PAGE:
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FASD in the Criminal Justice System: Invisible in Plain Sight

This article is from Volume 1, Issue 3: FASD Special Edition of Forensic Scholars Today, a quarterly publication featuring topics from the world of forensic mental health. 

Semi-transparent prisoner grasping bars of prison cell

Fetal alcohol spectrum disorder (FASD) is an under-recognized disorder affecting approximately 2 to 5% of the U.S. population. Persons affected generally experience an array of behavioral, educational, emotional, physical, and vocational deficits. Individuals most impacted are those not properly identified or who do not receive proper support, guidance, and treatment. These impairments, combined with a number of other factors, frequently bring persons with FASD into contact with the criminal justice system. In fact, crime rates for individuals with FASD are much higher than the general population in North America.

Once diagnosed with FASD and involved in the criminal justice system, these impairments can impede a person’s understanding of Miranda rights and hinder his or her ability to navigate the judicial process. Complicating matters further is that the intact verbal abilities of many individuals with FASD may lead others to believe that their comprehension, executive functions, and overall intellectual capacity are similarly unimpaired. Therefore, it is important for professionals working in the justice system to be trained in areas related to effective treatment approaches that aim to service individuals with FASD in improving their quality of life, long-term outcomes, and ending the cycle of ongoing criminal justice involvement.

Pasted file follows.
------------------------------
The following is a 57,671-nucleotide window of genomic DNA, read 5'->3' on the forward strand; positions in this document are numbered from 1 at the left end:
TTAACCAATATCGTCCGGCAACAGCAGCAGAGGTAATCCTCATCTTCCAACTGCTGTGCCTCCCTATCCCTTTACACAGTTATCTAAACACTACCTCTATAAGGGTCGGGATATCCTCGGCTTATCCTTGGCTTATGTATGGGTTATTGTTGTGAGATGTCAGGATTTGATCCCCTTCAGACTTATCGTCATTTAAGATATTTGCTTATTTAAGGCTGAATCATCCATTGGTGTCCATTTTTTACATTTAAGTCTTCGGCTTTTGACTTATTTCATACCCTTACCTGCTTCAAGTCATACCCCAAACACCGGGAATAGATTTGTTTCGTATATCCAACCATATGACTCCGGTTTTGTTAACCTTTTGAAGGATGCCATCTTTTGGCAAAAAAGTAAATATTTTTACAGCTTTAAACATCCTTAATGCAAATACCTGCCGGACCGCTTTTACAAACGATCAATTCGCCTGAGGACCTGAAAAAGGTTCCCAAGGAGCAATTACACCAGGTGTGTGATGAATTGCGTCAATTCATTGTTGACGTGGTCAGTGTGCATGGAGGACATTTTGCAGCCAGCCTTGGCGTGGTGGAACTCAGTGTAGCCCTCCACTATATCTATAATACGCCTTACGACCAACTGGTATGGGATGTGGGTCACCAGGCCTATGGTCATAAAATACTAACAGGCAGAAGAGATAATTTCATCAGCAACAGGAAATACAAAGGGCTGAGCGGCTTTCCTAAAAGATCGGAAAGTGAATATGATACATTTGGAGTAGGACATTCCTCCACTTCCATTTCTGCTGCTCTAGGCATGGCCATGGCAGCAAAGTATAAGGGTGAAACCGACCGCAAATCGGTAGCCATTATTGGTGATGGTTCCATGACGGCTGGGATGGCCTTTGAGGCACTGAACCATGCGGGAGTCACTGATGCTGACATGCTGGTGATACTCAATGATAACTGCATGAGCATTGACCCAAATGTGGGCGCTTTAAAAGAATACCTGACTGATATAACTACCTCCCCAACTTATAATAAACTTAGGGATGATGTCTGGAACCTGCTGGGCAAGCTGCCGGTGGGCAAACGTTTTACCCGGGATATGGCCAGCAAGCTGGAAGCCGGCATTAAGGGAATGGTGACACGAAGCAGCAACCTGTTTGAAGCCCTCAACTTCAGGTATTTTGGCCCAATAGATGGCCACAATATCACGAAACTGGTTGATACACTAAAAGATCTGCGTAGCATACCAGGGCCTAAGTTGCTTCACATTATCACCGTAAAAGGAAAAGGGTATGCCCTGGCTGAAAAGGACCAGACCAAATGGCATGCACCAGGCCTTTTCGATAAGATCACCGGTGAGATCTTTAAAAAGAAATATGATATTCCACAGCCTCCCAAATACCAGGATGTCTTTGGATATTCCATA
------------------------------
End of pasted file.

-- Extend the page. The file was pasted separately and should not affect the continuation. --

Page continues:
Because many individuals with FASD do not exhibit visible signs, professional training for the identification of FASD is important. Indeed, the absence of clearly identifiable markers of FASD prevents two areas of the justice system (police officers and legal professionals) from recognizing the disability. In other words, these lack of markers may partially account for the significant disadvantages facing afflicted individuals. Clearly, a validated screening protocol for FASD would be invaluable in correctional, forensic, legal, and psychiatric settings. Screening tools would benefit professionals as well as individuals affected by FASD. Furthermore, an accurate and timely identification of FASD could then lead to much-needed referrals for services and supports.

In addition to valid screening tools, additional research is also needed when addressing the best practices for persons with FASD. This is especially true for those who are at risk for becoming involved in the criminal justice system. At present, the majority of individuals who have been deleteriously affected by prenatal exposure to alcohol will remain undiagnosed and untreated. By continuing to increase competence among professionals in identifying and treating FASD, this can enhance the chances for success in those with the condition by providing treatments that address their unique needs for skill acquisition and practical supports.

Neglecting or failing to recognize the special needs of individuals with FASD in the criminal justice system can exacerbate associated problems. Taking steps to improve the manner in which our criminal justice system handles FASD will create a fairer justice system and better outcomes for these highly vulnerable individuals.


Jerrod Brown, M.A., M.S., M.S., M.S., is the Treatment Director for Pathways Counseling Center, Inc. Pathways provides programs and services benefiting individuals impacted by mental illness and addictions. Jerrod is also the founder and CEO of the American Institute for the Advancement of Forensic Studies (AIAFS), and the lead developer and program director of an online graduate degree program in Forensic Mental Health from Concordia University, St. Paul, Minnesota. Jerrod is currently pursuing a doctoral degree in psychology.